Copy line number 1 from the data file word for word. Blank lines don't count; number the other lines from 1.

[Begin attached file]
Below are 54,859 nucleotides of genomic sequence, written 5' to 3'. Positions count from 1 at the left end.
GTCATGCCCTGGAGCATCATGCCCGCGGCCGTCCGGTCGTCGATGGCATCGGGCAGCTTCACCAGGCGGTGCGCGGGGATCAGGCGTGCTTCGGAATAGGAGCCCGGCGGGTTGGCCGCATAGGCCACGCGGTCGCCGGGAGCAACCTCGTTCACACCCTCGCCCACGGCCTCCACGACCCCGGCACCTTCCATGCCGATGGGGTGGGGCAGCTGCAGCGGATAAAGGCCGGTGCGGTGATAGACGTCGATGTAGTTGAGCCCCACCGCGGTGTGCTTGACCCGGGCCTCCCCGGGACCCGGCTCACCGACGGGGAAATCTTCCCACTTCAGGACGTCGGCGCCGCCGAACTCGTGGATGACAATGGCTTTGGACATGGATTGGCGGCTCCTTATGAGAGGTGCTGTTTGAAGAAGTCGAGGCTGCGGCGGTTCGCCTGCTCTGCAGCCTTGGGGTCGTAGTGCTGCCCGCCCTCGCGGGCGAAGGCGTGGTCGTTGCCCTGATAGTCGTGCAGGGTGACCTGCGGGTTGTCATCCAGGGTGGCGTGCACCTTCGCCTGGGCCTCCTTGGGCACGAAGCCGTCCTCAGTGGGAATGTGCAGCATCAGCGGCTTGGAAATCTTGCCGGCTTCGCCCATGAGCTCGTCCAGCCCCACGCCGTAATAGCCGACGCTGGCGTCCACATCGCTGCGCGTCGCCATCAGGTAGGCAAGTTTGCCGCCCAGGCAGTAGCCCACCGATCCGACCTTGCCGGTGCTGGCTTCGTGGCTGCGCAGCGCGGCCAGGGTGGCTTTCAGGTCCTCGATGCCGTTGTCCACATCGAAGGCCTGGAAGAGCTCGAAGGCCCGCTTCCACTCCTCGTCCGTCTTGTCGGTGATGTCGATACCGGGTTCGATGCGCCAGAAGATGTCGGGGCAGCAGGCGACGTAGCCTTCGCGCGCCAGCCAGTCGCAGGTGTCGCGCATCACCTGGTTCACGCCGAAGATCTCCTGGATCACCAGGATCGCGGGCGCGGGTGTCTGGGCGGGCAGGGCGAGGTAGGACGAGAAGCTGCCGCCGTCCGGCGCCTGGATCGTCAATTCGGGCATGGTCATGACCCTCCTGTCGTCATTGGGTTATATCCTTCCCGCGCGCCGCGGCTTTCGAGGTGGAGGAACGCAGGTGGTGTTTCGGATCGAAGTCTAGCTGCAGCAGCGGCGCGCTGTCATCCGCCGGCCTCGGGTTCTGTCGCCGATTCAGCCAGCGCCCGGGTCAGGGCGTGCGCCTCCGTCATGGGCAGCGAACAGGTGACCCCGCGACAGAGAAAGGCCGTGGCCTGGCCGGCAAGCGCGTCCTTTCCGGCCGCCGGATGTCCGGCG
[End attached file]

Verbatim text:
Below are 54,859 nucleotides of genomic sequence, written 5' to 3'. Positions count from 1 at the left end.